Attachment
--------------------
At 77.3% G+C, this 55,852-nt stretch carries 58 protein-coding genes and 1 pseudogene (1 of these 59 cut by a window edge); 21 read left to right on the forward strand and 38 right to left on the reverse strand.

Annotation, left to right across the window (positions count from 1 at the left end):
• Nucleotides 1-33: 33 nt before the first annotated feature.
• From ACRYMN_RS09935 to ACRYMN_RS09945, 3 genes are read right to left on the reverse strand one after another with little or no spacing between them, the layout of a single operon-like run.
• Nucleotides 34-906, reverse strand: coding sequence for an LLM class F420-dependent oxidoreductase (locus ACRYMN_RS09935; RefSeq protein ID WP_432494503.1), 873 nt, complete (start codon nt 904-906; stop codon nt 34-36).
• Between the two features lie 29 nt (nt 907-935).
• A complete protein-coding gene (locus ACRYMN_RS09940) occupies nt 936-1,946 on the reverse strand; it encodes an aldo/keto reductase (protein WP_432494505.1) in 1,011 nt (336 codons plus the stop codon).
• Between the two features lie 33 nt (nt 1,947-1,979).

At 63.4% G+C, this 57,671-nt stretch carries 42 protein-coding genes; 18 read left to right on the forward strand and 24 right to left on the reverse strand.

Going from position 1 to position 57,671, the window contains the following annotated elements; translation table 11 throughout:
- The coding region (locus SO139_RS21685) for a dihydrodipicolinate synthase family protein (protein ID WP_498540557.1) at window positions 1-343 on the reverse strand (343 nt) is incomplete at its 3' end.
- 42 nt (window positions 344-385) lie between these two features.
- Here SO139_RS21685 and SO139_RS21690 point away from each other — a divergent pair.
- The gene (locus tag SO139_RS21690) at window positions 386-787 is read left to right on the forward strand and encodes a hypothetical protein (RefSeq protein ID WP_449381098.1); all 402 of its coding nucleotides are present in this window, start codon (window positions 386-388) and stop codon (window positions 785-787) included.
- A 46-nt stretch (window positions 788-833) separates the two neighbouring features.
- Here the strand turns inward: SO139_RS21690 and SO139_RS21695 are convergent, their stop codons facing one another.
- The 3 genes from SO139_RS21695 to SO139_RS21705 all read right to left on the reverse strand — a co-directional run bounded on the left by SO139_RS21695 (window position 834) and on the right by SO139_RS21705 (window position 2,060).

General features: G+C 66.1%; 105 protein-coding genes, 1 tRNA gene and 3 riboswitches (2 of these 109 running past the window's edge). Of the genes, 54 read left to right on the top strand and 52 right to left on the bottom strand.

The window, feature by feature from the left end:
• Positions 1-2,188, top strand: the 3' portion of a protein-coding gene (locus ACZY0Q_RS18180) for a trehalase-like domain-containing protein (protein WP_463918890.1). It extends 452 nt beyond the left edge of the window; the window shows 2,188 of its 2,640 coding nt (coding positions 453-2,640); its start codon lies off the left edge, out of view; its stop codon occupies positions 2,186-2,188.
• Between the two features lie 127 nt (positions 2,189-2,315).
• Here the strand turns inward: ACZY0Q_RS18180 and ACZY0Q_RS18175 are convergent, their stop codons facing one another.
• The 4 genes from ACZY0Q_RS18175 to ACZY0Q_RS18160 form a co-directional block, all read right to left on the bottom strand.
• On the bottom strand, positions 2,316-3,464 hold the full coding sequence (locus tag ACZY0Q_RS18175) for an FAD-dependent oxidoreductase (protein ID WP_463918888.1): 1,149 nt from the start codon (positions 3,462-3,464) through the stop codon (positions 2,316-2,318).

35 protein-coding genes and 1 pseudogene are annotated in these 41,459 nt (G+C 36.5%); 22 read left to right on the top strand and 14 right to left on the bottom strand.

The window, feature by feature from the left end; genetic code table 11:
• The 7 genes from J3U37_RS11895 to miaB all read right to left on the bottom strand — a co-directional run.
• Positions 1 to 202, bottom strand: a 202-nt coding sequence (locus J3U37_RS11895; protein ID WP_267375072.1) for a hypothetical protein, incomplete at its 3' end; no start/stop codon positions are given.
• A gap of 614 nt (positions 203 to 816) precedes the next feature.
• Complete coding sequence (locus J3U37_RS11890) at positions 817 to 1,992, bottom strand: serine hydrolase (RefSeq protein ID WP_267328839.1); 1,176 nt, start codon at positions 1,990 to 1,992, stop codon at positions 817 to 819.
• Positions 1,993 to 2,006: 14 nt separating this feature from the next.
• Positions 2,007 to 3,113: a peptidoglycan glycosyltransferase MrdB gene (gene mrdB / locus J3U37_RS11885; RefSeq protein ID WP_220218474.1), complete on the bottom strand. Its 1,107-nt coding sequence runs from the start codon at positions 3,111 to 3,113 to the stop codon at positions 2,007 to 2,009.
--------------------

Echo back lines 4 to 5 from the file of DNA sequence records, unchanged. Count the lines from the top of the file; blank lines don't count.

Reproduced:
• From ACRYMN_RS09935 to ACRYMN_RS09945, 3 genes are read right to left on the reverse strand one after another with little or no spacing between them, the layout of a single operon-like run.
• Nucleotides 34-906, reverse strand: coding sequence for an LLM class F420-dependent oxidoreductase (locus ACRYMN_RS09935; RefSeq protein ID WP_432494503.1), 873 nt, complete (start codon nt 904-906; stop codon nt 34-36).